Employer chuck e cheese offers its employees the ability to access up to 500 off their earned wages instantly after their first week of employment, octavio castaneda senior general manager of two locations in bell and pasadena. California joined the company in 1999., like 80 of the current chuck e cheese restaurant managers, i grew up through the company i started as cast member, and now i lead a team of 36 people next month were kicking off my favorite season of fun, chuck e cheese. Halloween bootacular its a great experience for guests and cast members because its halloween every day for six weeks, other benefits for eligible employees include medical, dental scholarships, discounts and 401k savings plans find out more at chuckyjobs.com, thats, chuckyjobs.com or text cheese to 58046. For a complete listing of open positions, new studies show for the first time that reducing air pollution may roll back. The risk of dementia research reported at the alzheimers association international conference 2021 shows a clear connection between air quality and physical brain changes, defining alzheimers disease whats. More reducing fine particulate matter in the air is associated with slower cognitive decline and a 20 reduction in dementia risk. Claire sexton is director of scientific programs and outreach at the alzheimers association. Whats exciting is were now seeing data showing that improving air quality may actually reduce the risk of dementia. Air pollution is bad for our brains and our overall health. This demonstrates the importance of policies and action by both governments and businesses that address air pollution.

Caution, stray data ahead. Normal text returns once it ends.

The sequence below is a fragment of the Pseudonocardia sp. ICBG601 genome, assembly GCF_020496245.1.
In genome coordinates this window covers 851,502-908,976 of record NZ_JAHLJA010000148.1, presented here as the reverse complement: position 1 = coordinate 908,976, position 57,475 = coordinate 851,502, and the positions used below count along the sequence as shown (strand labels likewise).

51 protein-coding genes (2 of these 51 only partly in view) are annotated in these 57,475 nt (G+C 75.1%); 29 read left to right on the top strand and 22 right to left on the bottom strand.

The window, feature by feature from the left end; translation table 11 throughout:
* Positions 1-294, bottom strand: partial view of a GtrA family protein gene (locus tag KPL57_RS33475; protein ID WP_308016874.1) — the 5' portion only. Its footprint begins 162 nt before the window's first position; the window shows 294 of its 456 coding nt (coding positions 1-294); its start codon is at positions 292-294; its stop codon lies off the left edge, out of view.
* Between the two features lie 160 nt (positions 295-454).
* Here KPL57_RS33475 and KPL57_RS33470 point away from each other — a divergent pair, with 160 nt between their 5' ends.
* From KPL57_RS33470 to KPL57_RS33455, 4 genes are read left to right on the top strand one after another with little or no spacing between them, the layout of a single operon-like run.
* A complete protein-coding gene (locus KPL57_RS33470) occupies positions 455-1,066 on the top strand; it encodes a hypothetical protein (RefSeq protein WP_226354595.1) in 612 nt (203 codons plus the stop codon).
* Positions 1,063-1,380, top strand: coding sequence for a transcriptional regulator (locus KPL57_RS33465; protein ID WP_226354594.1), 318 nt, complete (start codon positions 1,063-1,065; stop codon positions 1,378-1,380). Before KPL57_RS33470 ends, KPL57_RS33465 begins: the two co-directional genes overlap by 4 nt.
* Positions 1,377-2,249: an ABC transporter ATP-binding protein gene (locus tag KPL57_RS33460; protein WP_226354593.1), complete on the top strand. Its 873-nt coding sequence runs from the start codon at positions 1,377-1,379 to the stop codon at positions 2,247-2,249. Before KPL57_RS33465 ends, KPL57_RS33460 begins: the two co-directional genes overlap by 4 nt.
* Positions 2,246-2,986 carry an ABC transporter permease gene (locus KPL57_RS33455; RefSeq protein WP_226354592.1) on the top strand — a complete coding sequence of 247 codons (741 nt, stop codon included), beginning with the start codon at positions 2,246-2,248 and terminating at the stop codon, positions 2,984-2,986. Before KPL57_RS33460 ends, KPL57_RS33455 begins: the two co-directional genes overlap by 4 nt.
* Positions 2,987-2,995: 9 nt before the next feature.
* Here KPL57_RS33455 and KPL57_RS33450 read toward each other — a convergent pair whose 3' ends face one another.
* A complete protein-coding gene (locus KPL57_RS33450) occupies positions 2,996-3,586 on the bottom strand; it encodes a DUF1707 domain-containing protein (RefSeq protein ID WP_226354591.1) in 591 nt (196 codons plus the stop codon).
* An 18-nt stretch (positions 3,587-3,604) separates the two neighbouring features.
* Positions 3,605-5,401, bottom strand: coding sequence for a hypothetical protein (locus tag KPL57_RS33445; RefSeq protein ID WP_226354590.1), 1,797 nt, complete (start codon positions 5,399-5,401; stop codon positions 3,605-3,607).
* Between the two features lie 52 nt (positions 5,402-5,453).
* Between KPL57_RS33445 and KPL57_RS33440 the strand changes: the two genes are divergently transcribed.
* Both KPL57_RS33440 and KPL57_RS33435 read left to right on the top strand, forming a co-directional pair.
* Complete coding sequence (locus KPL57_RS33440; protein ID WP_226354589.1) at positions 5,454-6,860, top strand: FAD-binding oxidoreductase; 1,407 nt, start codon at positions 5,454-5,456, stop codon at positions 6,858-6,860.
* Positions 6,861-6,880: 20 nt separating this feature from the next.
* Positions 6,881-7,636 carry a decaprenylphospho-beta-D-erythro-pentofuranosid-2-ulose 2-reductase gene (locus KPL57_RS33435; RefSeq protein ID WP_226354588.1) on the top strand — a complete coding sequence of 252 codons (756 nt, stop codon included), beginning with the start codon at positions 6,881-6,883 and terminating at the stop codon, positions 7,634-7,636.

Studies were conducted in large populations in the us and france sexton says the findings are especially important in urban areas, where higher levels of air pollution are common, find out more at alz.org and thats viewpoints. For this week, viewpoints is a production of mediatrax communications. Follow us on twitter, facebook and instagram to learn more about upcoming, shows and find a library of past programs on apple podcasts. Google play and spotify plus youll always find previous segments and more information about our guests at viewpointsradio.org join us again next week. For another edition of viewpoints coming up on viewpoints, there will be no women among their leadership. There will be no women ambassadors as there have been therell, be no women in any kind of council that they form what the taliban takeover means for the people of afghanistan. Then, if youd gone back in a time, machine youd have seen t rex chasing a triceratops. What really happened to the dinosaurs im, marty, peterson and im gary price.

https://www.youtube.com/watch?v=OHHye9OmZeE